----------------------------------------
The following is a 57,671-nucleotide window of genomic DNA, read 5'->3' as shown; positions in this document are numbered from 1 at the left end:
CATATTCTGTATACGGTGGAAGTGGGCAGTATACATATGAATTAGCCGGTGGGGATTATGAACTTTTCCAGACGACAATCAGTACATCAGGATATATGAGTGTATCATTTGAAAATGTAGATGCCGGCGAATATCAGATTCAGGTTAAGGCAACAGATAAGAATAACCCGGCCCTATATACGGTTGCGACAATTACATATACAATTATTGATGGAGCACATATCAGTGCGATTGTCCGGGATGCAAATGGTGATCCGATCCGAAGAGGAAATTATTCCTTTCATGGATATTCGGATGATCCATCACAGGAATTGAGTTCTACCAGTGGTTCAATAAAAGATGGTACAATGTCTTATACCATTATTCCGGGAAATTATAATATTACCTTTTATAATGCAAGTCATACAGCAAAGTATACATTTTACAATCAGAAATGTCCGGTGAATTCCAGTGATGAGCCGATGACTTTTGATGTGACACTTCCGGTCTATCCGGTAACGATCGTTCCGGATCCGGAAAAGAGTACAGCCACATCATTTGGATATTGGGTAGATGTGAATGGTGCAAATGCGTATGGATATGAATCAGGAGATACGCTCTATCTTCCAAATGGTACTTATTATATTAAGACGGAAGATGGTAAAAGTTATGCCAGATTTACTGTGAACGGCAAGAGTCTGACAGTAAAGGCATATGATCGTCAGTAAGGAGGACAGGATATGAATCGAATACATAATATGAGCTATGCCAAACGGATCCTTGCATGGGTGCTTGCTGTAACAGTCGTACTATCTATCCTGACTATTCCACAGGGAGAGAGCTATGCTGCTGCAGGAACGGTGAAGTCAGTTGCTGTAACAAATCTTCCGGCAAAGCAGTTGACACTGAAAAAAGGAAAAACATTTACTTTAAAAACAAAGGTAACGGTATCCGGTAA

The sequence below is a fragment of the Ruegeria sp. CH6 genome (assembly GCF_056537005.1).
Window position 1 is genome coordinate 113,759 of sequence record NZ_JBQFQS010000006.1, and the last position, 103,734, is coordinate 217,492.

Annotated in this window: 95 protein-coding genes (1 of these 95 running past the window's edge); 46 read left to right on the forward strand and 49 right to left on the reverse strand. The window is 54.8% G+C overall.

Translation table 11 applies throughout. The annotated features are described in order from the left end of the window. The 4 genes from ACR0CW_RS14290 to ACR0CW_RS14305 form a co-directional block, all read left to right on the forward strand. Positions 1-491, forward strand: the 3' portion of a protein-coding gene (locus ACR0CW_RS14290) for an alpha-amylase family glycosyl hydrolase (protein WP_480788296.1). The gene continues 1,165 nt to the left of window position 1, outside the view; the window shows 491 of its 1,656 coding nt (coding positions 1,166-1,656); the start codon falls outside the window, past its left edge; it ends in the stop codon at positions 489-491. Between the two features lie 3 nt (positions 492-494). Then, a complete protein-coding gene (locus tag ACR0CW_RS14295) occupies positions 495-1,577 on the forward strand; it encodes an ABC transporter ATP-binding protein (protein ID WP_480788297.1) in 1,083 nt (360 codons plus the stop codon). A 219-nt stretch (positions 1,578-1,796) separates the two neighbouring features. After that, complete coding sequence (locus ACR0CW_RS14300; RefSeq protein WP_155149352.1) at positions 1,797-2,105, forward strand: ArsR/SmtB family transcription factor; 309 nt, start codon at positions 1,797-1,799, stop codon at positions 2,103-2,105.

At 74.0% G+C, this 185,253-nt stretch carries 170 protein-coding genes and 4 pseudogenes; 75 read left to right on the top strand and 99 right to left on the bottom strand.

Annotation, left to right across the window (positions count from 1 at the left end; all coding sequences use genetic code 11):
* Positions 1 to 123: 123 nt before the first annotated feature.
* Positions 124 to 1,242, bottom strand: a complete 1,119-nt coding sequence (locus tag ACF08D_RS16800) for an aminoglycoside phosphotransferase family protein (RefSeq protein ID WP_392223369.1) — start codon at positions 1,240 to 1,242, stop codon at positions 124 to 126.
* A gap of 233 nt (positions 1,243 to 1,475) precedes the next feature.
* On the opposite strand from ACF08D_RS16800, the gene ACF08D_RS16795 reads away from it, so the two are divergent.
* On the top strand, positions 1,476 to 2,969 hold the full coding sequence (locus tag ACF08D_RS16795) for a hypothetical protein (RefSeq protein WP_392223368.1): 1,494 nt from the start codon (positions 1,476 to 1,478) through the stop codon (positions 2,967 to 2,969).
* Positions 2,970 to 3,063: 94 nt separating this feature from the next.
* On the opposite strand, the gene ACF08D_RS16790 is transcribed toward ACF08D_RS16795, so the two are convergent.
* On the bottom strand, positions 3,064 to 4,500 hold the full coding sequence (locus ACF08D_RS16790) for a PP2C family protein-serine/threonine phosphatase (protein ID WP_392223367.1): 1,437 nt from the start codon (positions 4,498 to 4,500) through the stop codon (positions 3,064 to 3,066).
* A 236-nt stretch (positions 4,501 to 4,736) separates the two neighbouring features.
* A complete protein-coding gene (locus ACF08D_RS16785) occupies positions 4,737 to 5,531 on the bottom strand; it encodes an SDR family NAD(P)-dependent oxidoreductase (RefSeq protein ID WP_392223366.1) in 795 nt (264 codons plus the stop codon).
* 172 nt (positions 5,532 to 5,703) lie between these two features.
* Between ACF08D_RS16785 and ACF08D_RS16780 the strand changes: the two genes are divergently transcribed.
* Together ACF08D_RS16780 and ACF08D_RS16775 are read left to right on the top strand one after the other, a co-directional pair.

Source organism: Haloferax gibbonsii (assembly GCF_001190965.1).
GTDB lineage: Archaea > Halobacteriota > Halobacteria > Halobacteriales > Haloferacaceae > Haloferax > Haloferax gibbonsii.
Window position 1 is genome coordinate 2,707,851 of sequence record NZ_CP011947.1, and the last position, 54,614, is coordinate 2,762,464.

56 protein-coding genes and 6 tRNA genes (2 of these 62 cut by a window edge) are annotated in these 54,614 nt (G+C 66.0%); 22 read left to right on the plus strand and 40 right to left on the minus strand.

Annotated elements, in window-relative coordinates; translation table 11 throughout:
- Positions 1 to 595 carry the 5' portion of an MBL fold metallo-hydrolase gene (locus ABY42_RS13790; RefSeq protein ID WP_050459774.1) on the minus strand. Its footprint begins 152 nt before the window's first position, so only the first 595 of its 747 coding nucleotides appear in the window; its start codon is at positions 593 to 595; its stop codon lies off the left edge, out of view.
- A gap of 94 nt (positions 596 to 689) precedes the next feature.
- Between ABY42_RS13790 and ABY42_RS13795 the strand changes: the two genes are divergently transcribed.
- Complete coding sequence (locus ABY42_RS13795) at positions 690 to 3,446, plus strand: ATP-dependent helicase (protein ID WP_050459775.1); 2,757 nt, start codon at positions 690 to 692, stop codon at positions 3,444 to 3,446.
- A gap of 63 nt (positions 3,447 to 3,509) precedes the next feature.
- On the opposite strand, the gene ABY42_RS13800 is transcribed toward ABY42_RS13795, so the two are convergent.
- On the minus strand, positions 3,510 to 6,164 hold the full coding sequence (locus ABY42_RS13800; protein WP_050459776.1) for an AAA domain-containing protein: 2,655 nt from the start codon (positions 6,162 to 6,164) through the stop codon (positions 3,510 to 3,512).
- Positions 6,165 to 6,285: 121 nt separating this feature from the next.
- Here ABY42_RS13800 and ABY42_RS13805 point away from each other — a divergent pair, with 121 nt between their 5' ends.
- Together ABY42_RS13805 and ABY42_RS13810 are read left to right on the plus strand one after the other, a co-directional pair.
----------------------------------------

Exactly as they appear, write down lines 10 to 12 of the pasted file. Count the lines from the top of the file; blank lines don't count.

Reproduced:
* Positions 124 to 1,242, bottom strand: a complete 1,119-nt coding sequence (locus tag ACF08D_RS16800) for an aminoglycoside phosphotransferase family protein (RefSeq protein ID WP_392223369.1) — start codon at positions 1,240 to 1,242, stop codon at positions 124 to 126.
* A gap of 233 nt (positions 1,243 to 1,475) precedes the next feature.
* On the opposite strand from ACF08D_RS16800, the gene ACF08D_RS16795 reads away from it, so the two are divergent.